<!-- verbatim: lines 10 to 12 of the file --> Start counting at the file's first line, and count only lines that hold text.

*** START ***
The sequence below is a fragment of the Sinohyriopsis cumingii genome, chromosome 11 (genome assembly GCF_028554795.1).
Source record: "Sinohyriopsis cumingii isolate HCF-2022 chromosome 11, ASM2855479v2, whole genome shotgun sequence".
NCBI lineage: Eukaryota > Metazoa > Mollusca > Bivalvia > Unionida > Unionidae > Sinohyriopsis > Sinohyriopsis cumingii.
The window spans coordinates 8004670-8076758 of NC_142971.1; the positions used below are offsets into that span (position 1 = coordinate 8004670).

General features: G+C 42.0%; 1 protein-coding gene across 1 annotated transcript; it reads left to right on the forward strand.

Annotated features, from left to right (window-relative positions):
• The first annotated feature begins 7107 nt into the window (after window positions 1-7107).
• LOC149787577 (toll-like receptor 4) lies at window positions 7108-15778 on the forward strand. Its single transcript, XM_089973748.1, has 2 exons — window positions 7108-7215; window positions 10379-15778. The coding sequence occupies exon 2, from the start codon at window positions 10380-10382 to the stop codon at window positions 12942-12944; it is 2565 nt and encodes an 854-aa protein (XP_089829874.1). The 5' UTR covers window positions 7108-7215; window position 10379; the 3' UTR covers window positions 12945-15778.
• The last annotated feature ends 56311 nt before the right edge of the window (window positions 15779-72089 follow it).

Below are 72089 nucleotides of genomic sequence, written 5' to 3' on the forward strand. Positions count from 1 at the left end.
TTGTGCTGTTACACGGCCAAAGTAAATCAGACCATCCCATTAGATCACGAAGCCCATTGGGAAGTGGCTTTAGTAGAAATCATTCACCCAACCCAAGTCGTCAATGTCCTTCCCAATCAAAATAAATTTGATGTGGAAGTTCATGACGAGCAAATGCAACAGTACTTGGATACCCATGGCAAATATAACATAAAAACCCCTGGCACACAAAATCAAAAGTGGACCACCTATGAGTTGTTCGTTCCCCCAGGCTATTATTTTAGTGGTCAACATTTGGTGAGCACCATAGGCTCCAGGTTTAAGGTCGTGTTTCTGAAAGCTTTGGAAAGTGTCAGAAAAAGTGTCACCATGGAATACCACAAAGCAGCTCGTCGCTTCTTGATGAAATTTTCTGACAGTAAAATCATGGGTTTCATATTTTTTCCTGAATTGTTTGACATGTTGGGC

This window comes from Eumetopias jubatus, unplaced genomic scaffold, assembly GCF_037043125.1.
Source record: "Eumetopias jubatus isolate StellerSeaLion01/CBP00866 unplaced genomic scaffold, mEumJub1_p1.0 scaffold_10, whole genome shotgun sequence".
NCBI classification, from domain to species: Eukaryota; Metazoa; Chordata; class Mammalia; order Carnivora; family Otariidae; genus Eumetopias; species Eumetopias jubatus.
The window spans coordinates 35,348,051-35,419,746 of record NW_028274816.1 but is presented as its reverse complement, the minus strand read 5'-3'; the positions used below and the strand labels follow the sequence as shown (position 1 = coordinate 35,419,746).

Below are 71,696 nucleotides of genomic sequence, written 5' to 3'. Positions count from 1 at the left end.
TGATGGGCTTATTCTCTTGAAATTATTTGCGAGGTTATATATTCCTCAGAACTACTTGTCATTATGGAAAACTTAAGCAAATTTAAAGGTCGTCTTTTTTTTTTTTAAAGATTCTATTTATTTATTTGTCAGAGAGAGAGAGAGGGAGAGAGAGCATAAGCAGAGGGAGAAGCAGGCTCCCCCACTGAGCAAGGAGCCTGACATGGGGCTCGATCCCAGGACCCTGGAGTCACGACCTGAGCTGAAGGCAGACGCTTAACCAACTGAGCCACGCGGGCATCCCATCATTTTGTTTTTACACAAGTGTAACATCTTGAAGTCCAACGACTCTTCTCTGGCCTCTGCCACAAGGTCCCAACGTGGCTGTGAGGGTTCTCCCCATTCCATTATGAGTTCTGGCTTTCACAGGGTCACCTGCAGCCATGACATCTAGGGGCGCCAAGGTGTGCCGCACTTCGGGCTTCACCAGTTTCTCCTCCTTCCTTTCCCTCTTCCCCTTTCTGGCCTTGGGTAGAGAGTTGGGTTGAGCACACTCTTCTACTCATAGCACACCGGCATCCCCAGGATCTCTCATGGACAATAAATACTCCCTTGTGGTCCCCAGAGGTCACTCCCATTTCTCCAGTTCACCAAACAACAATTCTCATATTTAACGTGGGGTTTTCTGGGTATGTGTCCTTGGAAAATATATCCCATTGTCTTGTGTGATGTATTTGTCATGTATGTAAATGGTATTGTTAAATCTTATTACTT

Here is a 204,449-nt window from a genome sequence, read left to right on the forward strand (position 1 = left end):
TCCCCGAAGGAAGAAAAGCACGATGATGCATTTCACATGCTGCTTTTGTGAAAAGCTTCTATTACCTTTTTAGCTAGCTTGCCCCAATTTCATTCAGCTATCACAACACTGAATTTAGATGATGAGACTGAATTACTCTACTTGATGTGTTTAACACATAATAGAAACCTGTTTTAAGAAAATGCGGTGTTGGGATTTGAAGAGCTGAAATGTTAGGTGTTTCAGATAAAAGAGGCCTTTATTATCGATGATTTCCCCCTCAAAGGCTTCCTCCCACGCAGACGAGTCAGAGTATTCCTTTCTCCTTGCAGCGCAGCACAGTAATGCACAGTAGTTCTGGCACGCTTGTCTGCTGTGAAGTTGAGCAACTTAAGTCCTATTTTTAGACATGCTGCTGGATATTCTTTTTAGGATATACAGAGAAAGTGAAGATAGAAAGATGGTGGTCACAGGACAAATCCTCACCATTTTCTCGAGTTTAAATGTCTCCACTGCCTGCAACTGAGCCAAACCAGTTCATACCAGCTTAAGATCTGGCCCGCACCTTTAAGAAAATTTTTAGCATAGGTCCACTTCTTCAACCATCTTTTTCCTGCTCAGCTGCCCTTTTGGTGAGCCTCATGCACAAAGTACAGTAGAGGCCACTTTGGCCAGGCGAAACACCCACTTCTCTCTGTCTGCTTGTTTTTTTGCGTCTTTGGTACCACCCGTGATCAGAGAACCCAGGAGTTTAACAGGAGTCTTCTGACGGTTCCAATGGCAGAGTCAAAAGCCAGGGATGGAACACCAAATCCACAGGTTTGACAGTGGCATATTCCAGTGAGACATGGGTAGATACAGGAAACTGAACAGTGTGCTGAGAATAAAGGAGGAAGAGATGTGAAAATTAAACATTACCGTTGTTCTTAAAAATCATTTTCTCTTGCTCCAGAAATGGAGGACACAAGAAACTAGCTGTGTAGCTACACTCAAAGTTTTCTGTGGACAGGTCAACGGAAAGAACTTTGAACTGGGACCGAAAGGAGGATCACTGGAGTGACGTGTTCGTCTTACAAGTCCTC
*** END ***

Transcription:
Below are 72089 nucleotides of genomic sequence, written 5' to 3' on the forward strand. Positions count from 1 at the left end.
TTGTGCTGTTACACGGCCAAAGTAAATCAGACCATCCCATTAGATCACGAAGCCCATTGGGAAGTGGCTTTAGTAGAAATCATTCACCCAACCCAAGTCGTCAATGTCCTTCCCAATCAAAATAAATTTGATGTGGAAGTTCATGACGAGCAAATGCAACAGTACTTGGATACCCATGGCAAATATAACATAAAAACCCCTGGCACACAAAATCAAAAGTGGACCACCTATGAGTTGTTCGTTCCCCCAGGCTATTATTTTAGTGGTCAACATTTGGTGAGCACCATAGGCTCCAGGTTTAAGGTCGTGTTTCTGAAAGCTTTGGAAAGTGTCAGAAAAAGTGTCACCATGGAATACCACAAAGCAGCTCGTCGCTTCTTGATGAAATTTTCTGACAGTAAAATCATGGGTTTCATATTTTTTCCTGAATTGTTTGACATGTTGGGC

This window comes from Eumetopias jubatus, unplaced genomic scaffold, assembly GCF_037043125.1.